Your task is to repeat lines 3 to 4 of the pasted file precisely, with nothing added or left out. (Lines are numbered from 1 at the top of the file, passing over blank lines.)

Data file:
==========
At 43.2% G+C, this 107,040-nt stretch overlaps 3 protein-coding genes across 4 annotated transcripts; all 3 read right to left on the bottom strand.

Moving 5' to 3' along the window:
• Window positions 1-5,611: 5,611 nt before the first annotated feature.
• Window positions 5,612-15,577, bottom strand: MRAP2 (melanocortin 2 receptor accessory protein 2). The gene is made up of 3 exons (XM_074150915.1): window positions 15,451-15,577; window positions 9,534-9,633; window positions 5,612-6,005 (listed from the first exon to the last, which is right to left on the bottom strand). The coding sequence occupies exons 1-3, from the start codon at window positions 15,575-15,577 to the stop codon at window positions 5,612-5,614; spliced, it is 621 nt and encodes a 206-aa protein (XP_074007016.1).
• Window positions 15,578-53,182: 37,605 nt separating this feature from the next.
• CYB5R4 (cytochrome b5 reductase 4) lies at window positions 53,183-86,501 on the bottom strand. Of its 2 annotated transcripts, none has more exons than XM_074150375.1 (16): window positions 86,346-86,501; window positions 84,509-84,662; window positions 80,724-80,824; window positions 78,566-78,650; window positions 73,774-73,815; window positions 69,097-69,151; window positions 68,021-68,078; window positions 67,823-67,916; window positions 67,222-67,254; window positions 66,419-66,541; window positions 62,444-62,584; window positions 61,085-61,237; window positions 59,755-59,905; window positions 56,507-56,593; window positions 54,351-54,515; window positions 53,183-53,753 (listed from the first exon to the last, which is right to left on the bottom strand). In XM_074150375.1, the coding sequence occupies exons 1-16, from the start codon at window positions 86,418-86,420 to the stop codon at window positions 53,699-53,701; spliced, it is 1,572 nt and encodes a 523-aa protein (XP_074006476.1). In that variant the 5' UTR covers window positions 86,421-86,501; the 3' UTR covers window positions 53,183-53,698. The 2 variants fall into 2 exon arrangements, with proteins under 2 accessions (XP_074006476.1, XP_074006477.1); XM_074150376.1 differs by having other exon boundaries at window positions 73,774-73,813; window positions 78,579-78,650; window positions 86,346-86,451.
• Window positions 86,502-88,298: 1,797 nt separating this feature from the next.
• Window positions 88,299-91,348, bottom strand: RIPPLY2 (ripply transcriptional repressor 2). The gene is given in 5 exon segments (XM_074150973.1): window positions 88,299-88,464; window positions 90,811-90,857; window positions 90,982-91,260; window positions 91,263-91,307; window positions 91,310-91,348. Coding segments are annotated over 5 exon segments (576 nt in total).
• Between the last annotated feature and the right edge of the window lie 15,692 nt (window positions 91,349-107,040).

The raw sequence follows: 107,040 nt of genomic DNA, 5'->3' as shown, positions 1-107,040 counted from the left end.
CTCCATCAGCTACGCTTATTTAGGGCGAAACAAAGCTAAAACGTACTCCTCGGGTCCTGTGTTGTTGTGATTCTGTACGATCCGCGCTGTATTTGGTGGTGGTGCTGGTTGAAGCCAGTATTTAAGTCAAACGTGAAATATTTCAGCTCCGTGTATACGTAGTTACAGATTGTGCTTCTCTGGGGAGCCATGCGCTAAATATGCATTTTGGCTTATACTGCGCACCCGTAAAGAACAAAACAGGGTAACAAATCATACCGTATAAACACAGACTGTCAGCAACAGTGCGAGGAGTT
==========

• Window positions 1-5,611: 5,611 nt before the first annotated feature.
• Window positions 5,612-15,577, bottom strand: MRAP2 (melanocortin 2 receptor accessory protein 2). The gene is made up of 3 exons (XM_074150915.1): window positions 15,451-15,577; window positions 9,534-9,633; window positions 5,612-6,005 (listed from the first exon to the last, which is right to left on the bottom strand). The coding sequence occupies exons 1-3, from the start codon at window positions 15,575-15,577 to the stop codon at window positions 5,612-5,614; spliced, it is 621 nt and encodes a 206-aa protein (XP_074007016.1).